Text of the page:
4. The biggest challenge the facilitation team faced was translating and interpreting specific concepts and terms of the TSP methodology into Marathi, the local language, so that it was easily understood by all participants, including villagers. Intensive effort and much work was put in by the facilitating team to arrive at the appropriate word/question/explanation – all in simple and easily-understood Marathi.
5. The mode of discussions, and viewing all participants on the same social level (although for cultural reasons one could not use first names), worked very well – everyone participated actively, sharing opinions, experiences and concerns. Even village women were actively involved and listened to. To prepare the models of different scenarios we used simple local material like differently-coloured chart paper and sheets, modelling clay, crayons, coloured sketch pens, scissors and glue (rather than the Lego used in other contexts). The participants found these materials easy to use to develop creative scenarios which could be easily understood by members of other groups. This was an important lesson considering the general rural background of the participants.
The biggest challenge was translating and interpreting specific TSP concepts into Marathi, the local language.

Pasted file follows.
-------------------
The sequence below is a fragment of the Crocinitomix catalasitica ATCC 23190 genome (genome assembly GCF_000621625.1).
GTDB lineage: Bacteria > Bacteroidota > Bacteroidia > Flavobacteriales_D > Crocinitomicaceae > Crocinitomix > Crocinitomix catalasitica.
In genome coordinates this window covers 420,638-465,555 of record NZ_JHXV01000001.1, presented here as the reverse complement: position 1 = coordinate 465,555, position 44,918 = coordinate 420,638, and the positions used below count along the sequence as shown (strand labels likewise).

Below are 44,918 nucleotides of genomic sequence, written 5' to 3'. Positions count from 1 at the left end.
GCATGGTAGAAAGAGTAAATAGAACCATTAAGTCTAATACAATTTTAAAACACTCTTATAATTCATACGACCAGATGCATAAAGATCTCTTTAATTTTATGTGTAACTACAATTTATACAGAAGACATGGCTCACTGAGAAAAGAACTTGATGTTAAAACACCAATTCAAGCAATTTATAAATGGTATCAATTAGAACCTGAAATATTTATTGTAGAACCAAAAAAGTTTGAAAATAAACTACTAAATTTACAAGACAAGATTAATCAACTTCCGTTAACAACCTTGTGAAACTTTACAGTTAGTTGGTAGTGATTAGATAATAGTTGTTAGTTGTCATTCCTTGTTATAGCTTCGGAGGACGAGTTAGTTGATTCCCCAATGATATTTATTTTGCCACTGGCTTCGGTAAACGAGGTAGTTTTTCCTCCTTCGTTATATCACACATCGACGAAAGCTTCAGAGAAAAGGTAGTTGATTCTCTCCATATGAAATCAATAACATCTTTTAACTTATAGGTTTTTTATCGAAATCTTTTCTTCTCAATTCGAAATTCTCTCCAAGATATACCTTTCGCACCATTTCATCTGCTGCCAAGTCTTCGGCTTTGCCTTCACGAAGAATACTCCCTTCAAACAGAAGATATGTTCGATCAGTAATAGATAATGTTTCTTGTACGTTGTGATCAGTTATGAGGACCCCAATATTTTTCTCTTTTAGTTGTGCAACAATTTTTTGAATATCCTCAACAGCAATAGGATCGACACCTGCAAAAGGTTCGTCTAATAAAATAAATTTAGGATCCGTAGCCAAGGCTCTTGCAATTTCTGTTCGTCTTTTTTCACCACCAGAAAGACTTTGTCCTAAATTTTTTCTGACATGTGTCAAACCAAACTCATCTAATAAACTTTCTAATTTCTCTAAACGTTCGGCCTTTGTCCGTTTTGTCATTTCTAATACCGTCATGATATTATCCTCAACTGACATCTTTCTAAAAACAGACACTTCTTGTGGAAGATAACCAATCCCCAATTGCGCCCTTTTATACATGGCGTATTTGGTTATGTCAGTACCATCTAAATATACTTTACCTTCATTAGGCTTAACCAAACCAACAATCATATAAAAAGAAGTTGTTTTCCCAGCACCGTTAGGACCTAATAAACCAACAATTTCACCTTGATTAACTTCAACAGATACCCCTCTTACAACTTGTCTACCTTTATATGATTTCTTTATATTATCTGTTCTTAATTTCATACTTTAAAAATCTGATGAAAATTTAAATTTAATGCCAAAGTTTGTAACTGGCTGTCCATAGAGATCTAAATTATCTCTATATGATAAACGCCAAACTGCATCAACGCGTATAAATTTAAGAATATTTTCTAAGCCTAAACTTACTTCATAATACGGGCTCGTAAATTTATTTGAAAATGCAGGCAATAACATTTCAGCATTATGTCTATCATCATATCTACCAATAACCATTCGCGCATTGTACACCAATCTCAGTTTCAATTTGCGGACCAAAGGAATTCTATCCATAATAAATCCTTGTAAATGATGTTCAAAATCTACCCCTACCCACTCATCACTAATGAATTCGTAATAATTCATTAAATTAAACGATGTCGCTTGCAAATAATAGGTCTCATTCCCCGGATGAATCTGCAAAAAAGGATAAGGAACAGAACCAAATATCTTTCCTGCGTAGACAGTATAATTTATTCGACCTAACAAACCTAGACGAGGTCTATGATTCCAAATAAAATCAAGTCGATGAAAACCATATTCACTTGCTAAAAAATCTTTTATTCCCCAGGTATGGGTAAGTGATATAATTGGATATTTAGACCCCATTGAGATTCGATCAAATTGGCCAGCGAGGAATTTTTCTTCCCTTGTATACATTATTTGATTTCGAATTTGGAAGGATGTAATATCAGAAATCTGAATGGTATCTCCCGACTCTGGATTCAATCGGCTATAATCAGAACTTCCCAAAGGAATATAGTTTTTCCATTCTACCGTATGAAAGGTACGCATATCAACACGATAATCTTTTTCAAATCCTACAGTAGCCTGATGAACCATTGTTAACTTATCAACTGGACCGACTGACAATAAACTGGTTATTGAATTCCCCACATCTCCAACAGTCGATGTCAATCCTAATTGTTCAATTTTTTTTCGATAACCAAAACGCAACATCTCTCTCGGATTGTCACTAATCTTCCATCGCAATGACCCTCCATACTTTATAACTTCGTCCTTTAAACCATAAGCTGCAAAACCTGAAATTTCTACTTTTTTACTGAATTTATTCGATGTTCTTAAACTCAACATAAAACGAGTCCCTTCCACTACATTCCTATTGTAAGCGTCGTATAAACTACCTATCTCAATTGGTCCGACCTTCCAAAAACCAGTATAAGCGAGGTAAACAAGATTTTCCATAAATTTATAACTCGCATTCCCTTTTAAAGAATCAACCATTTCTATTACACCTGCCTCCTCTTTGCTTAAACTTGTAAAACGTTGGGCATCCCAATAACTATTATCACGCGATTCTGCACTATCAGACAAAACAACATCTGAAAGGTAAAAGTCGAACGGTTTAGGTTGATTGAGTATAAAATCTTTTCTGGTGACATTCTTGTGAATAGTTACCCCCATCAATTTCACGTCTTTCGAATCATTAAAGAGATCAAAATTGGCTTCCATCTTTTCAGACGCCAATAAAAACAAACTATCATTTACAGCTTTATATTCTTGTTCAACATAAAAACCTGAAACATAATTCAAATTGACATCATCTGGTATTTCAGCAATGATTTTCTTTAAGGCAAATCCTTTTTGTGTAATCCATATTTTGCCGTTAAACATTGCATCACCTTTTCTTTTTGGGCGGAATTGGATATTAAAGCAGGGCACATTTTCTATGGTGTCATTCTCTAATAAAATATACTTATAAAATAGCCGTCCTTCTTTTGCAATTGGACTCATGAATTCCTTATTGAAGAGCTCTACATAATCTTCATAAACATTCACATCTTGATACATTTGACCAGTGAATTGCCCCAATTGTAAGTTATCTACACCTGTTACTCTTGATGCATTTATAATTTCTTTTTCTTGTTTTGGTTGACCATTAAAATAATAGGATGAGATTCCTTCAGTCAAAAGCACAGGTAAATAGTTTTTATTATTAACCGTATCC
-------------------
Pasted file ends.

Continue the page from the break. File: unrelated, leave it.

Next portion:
6. Using role play to present scenarios is a powerful way to share opinions and experiences, while evoking issues of relevance. The participants were very familiar with using this method to present real-life experiences about specific scenarios.
7. What was particularly rewarding was the discussions between participants outside the ‘workshop’ sessions – even late into the night. They were all active and eager to continue discussions with people they had not met before the workshop. Their ‘discovery’ of key aspects that emerged during the second workshop gives hope. As one man shared: “We have never thought about what should be avoided. We just take up ideas without considering the negative side.” A woman shared: “When we face drought, it is at those times we take action to survive. It is important, though, that we take proactive measures to conserve and harvest water and use water judiciously even in a year of normal rainfall. If we do that, the impact of drought will not be as severe.”
8. The last important stage of the TSP methodology is for us to take this process forward towards action. This is a crucial step and relies on the level of interest and commitment of other stakeholders throughout the process.
For our facilitation team, it was very exciting to organise and facilitate a TSP process in a local language for the first time. There was a lot of engagement and openness to learn and contribute during the process. There was a willingness to listen to one another and make modifications to our facilitation as appropriate. The different strengths of our team members complemented each other well and helped to fill any gaps.
The entire team was focused on achieving the same outcome: engaging all participants towards a common dream, and being hopeful that through further action we can make a positive difference together.
This article first appeared in the March 2018 ASSAR Spotlight